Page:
Barany in the Garden: Cool, colorful, captivating coleus | Home and Garden

For many of us, a passion for flowers drew us into gardening in the first place. But in time, even the most ardent lover of all things petaled has to admit that a garden based only on blooms is missing something. That’s when we look to the leaf, and suddenly it’s all about foliage.

Artfully paired with other plants in a container or out in the garden, fine foliage gives textural interest and a long season of ravishing color that’s not possible with flowers or grasses alone. Enduring ebbs and flows in popularity over the past two centuries, coleus has perhaps the longest history of use as a foliage plant than any other plant.

The Victorians loved coleus (a native of Southeast Asia) and used it as a key element in their elaborate “carpet gardens,” igniting nothing less than “coleus fever” back in the day. But like so many fads, interest in coleus faded until the mid-20th century when uniform, seed-grown varieties made it popular again. As a college student in the 1970s with no outdoor growing spaces of my own, I grew coleus as a houseplant in beaded macramé hangers. And a few years later, I dated a guy who grew coleus as a colorful summer annual right in the soil along his shaded fence in Buffalo, N.Y. I thought it was absolutely brilliant, and I eventually married him.

As interest in coleus increased, breeders got busy. Today, over 600 varieties, with some of the most creative names in horticulture, are available. Just try to top “Religious Radish,” “Duke of Swirl,” “Fishnet Stockings” and “Bipolar by Golly.” And if their names don’t spark your interest, their amazing color palette will. You’ll find all shades of green, pink, yellow, orange, red, burgundy, nearly black, bronze, cream and white. Sometimes leaves are a single sensational color, but most likely you’ll see a rainbow of splashes, splotches, streaks, dots, borders and veins. And if that’s not enough, the underside of the leaf sometimes features a contrasting color that only adds to the impact.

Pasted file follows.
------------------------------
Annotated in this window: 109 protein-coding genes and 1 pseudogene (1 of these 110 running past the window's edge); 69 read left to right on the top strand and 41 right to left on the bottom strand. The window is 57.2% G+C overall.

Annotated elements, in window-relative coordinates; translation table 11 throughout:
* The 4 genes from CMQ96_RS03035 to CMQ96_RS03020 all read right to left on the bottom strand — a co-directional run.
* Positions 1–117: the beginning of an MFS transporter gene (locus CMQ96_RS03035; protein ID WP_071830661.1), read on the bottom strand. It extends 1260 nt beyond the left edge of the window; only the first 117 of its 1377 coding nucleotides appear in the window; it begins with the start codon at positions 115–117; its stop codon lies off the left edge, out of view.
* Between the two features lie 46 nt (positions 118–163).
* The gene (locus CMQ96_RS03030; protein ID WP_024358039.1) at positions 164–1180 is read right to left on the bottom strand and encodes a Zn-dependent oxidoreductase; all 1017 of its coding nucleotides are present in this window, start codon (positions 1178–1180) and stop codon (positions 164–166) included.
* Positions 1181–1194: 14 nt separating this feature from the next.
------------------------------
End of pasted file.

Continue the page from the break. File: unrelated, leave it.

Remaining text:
Along with color, leaf texture varies dramatically. Leaves can be enormous (look for the Kong series, as in “King Kong”), or delicate and tiny. They can be twisted, crinkled, ruffled, elongated, scalloped, lobed, fingerlike or webbed like a duck’s foot. Plants can be low-growers from 12 to 18 inches tall and are often trailing types; bushy and mid-sized at 18 to 25 inches tall; or tall and upright at over 25 inches.

Coleus has long been considered a shade plant, and many varieties continue to thrive in dappled, but never deep, shade. However, breeders have brought coleus into full sun, with loads of cultivars that thrive in Yakima’s blazing summers. Make sure you check the tag if you’re looking for a plant with sun-loving characteristics. Varieties with dark leaves can handle more sun, while the pastels may need more shade to avoid leaf scorch. Too little light will encourage a floppy, less vigorous plant without the best color.

A member of the square-stemmed mint family, coleus has always been easy to grow. They don’t tolerate wet feet, so give them well-drained soil in the garden or your favorite potting mix in containers with good drainage. Maintain moderate soil moisture and never allow the plants to wilt. For bushier plants, pinch back the growing tips to encourage branching, especially early in the season. If your potting mix doesn’t already contain a slow-release fertilizer, add some at planting time or apply a dilute soluble fertilizer monthly. If flower spikes appear, pinch them out. However, some of the new varieties yield a bushy plant without pinching, and there’s no need to remove flower spikes, making coleus even easier to grow.

Since they won’t survive freezing temperatures, coleuses are grown as annuals in our climate, but that’s no reason to surrender your plants to frost. Keep your favorites from year to year by taking cuttings in October, just before frost. It’s easy to root them in water, and then transplant them into 3 1/2-inch pots. Grow them in a sunny window or under plant lights through the winter. After the last frost date, move them back outside. Or grow some of the older varieties from seed sown indoors 8 to 10 weeks before our last frost date.

The ideal way to choose the perfect plant is to see it in person at your local nursery. If you haven’t looked at coleus lately, prepare to be bowled over.

I’ll bet you can’t choose just one.

Carol Barany and her husband, John, found paradise on 1 1∕3 acres just west of Franklin Park, where they raised three children and became Master Gardeners. Contact her at [email protected]. For more gardening information, links and photographs, visit the Yakima Master Gardener Column website at